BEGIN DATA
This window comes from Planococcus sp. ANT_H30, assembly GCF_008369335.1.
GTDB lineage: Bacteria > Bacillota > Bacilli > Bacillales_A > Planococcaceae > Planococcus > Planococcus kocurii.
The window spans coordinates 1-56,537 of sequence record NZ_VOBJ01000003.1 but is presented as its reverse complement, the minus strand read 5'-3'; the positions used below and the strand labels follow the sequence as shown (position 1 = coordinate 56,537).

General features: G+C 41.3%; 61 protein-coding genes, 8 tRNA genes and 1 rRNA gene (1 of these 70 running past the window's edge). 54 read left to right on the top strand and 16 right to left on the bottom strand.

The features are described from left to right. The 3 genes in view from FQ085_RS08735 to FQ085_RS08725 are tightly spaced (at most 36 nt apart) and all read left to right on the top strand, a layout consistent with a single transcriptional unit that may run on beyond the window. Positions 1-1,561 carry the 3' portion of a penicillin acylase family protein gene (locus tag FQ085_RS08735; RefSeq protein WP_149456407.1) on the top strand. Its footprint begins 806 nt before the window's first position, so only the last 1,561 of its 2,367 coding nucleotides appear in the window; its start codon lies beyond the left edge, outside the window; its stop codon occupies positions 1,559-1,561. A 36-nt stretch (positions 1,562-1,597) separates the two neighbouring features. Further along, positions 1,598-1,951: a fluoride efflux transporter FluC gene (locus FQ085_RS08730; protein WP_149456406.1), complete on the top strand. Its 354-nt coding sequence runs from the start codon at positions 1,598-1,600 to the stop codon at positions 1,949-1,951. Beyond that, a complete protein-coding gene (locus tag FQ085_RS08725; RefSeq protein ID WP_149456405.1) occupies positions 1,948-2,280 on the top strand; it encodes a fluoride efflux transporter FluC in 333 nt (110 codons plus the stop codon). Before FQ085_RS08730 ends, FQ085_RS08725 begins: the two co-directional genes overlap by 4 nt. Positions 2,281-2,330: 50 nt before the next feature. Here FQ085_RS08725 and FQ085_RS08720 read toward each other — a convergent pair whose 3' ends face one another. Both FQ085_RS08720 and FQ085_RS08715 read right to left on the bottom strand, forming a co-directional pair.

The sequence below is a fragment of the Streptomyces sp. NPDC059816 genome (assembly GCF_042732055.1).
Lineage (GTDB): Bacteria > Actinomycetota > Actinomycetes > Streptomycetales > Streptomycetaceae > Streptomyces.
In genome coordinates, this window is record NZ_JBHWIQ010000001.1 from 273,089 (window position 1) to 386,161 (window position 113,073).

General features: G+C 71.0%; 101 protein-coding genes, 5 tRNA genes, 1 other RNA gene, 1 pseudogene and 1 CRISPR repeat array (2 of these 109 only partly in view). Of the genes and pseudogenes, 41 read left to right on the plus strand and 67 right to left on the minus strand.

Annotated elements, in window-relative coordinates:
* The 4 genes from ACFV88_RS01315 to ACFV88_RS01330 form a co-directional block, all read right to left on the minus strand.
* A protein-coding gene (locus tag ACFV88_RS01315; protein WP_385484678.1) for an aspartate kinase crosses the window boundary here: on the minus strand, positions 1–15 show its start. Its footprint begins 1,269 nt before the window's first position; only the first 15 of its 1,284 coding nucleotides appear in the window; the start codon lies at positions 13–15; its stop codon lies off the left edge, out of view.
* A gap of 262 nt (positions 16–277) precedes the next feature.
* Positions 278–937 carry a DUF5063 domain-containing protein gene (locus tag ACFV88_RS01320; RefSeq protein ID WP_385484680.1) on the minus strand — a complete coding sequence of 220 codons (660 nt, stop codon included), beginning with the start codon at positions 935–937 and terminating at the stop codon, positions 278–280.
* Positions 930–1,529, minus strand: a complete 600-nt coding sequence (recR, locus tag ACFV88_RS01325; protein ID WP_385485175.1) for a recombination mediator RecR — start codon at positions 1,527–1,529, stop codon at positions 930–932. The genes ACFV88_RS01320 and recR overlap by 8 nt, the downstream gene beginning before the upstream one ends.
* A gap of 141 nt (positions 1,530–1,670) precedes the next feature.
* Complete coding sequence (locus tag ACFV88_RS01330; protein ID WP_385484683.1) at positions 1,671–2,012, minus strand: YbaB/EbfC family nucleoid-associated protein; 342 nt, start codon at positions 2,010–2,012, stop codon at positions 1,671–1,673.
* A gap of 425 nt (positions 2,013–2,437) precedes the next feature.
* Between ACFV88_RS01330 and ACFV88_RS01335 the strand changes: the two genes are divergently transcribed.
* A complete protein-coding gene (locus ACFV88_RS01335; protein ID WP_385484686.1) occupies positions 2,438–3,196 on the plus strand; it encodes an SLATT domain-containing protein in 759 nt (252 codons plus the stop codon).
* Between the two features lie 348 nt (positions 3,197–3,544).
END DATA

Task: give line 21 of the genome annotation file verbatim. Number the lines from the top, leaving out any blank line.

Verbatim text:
* Between the two features lie 348 nt (positions 3,197–3,544).